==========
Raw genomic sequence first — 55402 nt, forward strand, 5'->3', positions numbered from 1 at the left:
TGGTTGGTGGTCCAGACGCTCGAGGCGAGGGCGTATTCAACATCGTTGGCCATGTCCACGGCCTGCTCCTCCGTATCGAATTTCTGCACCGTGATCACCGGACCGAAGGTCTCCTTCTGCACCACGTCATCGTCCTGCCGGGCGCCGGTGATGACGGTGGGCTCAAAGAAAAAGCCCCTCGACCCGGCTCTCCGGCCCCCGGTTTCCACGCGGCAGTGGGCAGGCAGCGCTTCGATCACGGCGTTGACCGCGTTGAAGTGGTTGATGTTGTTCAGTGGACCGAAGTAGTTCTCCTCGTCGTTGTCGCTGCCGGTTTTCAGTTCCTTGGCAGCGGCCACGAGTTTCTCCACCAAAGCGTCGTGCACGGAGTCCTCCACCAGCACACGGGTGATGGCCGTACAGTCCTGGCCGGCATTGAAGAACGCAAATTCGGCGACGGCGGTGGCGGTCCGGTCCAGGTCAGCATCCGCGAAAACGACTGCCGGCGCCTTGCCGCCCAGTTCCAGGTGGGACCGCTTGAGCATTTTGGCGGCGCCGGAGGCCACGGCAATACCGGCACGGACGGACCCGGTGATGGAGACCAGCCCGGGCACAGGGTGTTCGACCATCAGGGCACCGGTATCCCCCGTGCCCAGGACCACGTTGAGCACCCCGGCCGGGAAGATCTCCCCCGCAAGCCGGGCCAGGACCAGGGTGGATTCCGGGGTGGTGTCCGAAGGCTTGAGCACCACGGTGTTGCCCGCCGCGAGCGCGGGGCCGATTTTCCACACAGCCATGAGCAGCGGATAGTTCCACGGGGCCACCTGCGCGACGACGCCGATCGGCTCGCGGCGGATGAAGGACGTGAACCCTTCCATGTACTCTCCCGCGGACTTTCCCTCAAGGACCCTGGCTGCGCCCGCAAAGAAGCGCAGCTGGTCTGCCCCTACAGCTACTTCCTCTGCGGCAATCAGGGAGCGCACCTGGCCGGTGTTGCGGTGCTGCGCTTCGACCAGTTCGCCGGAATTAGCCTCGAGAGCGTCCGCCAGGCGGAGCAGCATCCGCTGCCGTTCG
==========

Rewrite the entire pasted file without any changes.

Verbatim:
Raw genomic sequence first — 55402 nt, forward strand, 5'->3', positions numbered from 1 at the left:
TGGTTGGTGGTCCAGACGCTCGAGGCGAGGGCGTATTCAACATCGTTGGCCATGTCCACGGCCTGCTCCTCCGTATCGAATTTCTGCACCGTGATCACCGGACCGAAGGTCTCCTTCTGCACCACGTCATCGTCCTGCCGGGCGCCGGTGATGACGGTGGGCTCAAAGAAAAAGCCCCTCGACCCGGCTCTCCGGCCCCCGGTTTCCACGCGGCAGTGGGCAGGCAGCGCTTCGATCACGGCGTTGACCGCGTTGAAGTGGTTGATGTTGTTCAGTGGACCGAAGTAGTTCTCCTCGTCGTTGTCGCTGCCGGTTTTCAGTTCCTTGGCAGCGGCCACGAGTTTCTCCACCAAAGCGTCGTGCACGGAGTCCTCCACCAGCACACGGGTGATGGCCGTACAGTCCTGGCCGGCATTGAAGAACGCAAATTCGGCGACGGCGGTGGCGGTCCGGTCCAGGTCAGCATCCGCGAAAACGACTGCCGGCGCCTTGCCGCCCAGTTCCAGGTGGGACCGCTTGAGCATTTTGGCGGCGCCGGAGGCCACGGCAATACCGGCACGGACGGACCCGGTGATGGAGACCAGCCCGGGCACAGGGTGTTCGACCATCAGGGCACCGGTATCCCCCGTGCCCAGGACCACGTTGAGCACCCCGGCCGGGAAGATCTCCCCCGCAAGCCGGGCCAGGACCAGGGTGGATTCCGGGGTGGTGTCCGAAGGCTTGAGCACCACGGTGTTGCCCGCCGCGAGCGCGGGGCCGATTTTCCACACAGCCATGAGCAGCGGATAGTTCCACGGGGCCACCTGCGCGACGACGCCGATCGGCTCGCGGCGGATGAAGGACGTGAACCCTTCCATGTACTCTCCCGCGGACTTTCCCTCAAGGACCCTGGCTGCGCCCGCAAAGAAGCGCAGCTGGTCTGCCCCTACAGCTACTTCCTCTGCGGCAATCAGGGAGCGCACCTGGCCGGTGTTGCGGTGCTGCGCTTCGACCAGTTCGCCGGAATTAGCCTCGAGAGCGTCCGCCAGGCGGAGCAGCATCCGCTGCCGTTCG